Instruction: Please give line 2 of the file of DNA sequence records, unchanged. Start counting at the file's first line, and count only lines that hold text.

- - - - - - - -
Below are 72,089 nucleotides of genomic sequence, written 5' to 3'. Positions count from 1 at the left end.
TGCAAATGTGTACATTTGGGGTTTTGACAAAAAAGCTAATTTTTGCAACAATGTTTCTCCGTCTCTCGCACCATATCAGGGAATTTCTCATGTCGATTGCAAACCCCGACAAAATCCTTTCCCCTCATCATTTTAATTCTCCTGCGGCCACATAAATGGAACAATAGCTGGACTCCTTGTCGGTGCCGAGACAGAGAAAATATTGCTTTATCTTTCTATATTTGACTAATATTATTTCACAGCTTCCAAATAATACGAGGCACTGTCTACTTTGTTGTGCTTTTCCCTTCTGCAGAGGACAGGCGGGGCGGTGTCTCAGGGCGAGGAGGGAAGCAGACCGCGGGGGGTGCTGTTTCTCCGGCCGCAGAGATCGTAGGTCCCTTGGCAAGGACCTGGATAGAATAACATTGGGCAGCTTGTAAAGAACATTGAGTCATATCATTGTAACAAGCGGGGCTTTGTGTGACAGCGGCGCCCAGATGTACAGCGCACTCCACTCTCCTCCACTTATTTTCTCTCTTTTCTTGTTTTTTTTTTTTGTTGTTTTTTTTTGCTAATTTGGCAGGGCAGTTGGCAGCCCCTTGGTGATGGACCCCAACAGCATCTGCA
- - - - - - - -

TGCAAATGTGTACATTTGGGGTTTTGACAAAAAAGCTAATTTTTGCAACAATGTTTCTCCGTCTCTCGCACCATATCAGGGAATTTCTCATGTCGATTGCAAACCCCGACAAAATCCTTTCCCCTCATCATTTTAATTCTCCTGCGGCCACATAAATGGAACAATAGCTGGACTCCTTGTCGGTGCCGAGACAGAGAAAATATTGCTTTATCTTTCTATATTTGACTAATATTATTTCACAGCTTCCAAATAATACGAGGCACTGTCTACTTTGTTGTGCTTTTCCCTTCTGCAGAGGACAGGCGGGGCGGTGTCTCAGGGCGAGGAGGGAAGCAGACCGCGGGGGGTGCTGTTTCTCCGGCCGCAGAGATCGTAGGTCCCTTGGCAAGGACCTGGATAGAATAACATTGGGCAGCTTGTAAAGAACATTGAGTCATATCATTGTAACAAGCGGGGCTTTGTGTGACAGCGGCGCCCAGATGTACAGCGCACTCCACTCTCCTCCACTTATTTTCTCTCTTTTCTTGTTTTTTTTTTTTGTTGTTTTTTTTTGCTAATTTGGCAGGGCAGTTGGCAGCCCCTTGGTGATGGACCCCAACAGCATCTGCA